Guardians of our national forest reserves now have a versatile weapon to pit against nature’s ancient and devastating enemy—fire.
BY DAVID P. GODWIN, Asst. Chief, Div. of Fire Control, U.S. Forest Service, as told to James N. Miller
THE newest and most promising tool tor the protection of our national forests is the firefighting helicopter. Its practicability has already been proven in tests conducted by Army and Forest Service officials.
The greatest value of the rotary wing aircraft lies in its ability to hover and land almost anywhere. Visibility is not a serious problem for the craft literally can feel its way through darkness or cloudy flying weather by circling around trees, mountains and other obstacles. In these respects it is superior to the airplane which has been used by the Forest Service for some 25 years.
Heading up the helicopter-forest project is Colonel Wallace S. Ford, commanding the Air Rescue Service, AAF. I serve in a like capacity for the Forest Service with headquarters in Washington. In charge of the actual experiments are Major Fred W. Milam, AAF, headquartered at March Field, Calif. His able associate is Clare Funk, Forest Service equipment engineer for the California region.
After reviewing the results of our program, covering a period of about five months, we feel that the helicopter is about the most versatile type of flying machine for our work. It is capable not only of vertical rise and descent within an area slightly larger than that swept by its rotors, but also of hovering, climbing, gliding and flying backward, forward or sideways.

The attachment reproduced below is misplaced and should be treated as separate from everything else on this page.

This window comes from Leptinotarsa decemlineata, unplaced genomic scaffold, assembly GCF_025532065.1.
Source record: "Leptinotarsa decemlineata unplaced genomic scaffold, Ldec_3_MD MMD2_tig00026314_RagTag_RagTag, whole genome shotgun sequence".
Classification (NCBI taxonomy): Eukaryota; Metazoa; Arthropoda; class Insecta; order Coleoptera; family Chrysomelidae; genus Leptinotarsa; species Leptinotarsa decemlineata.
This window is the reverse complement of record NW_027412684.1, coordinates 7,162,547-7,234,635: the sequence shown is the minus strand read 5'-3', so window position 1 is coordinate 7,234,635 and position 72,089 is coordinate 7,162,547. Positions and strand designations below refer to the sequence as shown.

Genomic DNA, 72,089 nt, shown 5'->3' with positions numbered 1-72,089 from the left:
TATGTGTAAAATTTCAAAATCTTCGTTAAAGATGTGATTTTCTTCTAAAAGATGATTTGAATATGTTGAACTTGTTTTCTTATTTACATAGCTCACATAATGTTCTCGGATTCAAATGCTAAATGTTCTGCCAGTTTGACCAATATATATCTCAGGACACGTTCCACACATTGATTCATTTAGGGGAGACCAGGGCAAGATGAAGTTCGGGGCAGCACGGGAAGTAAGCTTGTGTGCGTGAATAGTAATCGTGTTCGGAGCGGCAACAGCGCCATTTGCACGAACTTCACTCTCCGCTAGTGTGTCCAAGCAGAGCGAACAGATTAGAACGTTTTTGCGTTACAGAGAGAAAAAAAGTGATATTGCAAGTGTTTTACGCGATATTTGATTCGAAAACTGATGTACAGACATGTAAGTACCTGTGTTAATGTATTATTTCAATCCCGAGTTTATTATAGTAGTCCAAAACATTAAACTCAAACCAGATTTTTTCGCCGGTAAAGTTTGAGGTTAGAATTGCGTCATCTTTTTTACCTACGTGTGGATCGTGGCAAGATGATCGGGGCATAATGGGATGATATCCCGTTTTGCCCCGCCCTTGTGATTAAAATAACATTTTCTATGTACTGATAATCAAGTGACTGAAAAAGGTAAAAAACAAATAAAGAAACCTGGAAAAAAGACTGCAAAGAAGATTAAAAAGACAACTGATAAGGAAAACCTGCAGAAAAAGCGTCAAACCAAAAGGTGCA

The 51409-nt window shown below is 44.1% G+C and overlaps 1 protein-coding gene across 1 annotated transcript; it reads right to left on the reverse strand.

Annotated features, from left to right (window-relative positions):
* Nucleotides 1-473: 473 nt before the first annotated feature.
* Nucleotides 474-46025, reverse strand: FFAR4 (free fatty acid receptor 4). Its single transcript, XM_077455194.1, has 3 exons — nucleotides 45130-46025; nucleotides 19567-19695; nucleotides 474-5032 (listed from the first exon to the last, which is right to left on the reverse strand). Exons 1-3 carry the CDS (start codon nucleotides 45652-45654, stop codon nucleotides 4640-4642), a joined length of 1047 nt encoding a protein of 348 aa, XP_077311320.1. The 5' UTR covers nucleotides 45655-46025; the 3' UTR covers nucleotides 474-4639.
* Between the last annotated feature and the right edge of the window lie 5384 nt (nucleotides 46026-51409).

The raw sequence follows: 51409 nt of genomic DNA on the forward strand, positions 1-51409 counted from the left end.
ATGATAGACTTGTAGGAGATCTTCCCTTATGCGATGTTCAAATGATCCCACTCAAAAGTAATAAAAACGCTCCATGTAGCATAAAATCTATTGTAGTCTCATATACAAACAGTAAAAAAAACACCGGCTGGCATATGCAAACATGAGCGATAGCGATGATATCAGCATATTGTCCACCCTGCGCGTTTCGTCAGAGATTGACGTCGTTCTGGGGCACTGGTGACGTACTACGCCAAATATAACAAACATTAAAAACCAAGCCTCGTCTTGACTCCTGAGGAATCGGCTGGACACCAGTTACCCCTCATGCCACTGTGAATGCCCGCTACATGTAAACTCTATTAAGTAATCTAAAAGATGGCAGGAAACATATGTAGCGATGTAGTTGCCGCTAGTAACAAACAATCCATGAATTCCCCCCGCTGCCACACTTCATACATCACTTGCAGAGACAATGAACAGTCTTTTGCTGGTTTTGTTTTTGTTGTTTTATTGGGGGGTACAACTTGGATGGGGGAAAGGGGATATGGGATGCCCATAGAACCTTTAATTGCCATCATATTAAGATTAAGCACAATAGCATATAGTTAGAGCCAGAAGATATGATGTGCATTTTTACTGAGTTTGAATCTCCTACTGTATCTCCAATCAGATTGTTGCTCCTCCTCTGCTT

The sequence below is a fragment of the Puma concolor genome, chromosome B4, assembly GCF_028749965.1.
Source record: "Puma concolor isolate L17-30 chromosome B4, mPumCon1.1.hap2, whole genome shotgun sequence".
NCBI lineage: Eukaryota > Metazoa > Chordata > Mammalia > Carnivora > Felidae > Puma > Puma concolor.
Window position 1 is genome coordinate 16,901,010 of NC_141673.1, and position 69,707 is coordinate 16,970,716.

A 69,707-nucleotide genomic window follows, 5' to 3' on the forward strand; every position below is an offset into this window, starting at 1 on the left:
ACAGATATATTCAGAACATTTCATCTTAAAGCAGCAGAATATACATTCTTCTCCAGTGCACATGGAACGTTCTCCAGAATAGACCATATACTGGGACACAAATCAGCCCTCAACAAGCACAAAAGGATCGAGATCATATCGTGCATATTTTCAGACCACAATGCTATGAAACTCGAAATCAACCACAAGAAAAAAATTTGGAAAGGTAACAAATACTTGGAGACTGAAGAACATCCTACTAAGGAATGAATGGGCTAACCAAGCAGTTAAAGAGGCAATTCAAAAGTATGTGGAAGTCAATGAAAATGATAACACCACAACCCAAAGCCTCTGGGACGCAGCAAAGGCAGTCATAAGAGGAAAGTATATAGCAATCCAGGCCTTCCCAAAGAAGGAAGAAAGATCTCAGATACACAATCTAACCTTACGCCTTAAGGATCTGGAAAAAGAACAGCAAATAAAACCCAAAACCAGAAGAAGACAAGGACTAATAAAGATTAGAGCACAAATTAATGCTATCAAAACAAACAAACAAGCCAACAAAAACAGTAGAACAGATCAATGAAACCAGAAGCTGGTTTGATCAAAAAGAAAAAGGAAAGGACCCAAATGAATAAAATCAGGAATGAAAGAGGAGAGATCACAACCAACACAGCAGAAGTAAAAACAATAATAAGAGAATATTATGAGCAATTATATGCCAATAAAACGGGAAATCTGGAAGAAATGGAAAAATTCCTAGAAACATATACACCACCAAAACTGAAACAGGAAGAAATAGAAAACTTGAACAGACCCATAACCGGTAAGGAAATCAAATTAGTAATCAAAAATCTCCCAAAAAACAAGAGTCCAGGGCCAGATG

The Forest Service is not planning to maintain what might be called a helicopter “patrol.” The role of this type of flying machine in fire control work, as compared with that of the airplane, is about the same as that of the city fire engine as contrasted to the fire patrol car. It’s most likely to become largely a standby proposition, with the helicopter always on tap as a “hot shot” unit, ready for quickest possible use for transporting men and firefighting equipment to remote sections of our national forests otherwise inaccessible by air, water, trail or road.
For several years Forest Service officials have conferred with manufacturers of rotary wing aircraft concerning their fire problems. At the moment it seems most likely that the Army’s R-5, a Sikorsky model, such as we used in our tests, will be the first to actually go into forest protection work. The R-5, with 450 hp, is the prototype upon which the first Sikorsky commercial model, the S-51, is based. The latter has a cruising speed of 80 mph, a service ceiling of 13,000, a cruising range of over 200 miles and its fuel consumption is roughly 28 gallons per hour. It carries a fuel weight of around 500 pounds and has accommodations for a pilot, three passengers and a baggage weight of 70 pounds.
At present there are comparatively few competent helicopter pilots and mechanics. I would guess that there are probably not 200 pilots who have checked out on the helicopter. However, 30 hours of training is sufficient to make a helicopter pilot out of a good airplane pilot, so we don’t expect this to be a problem in the future.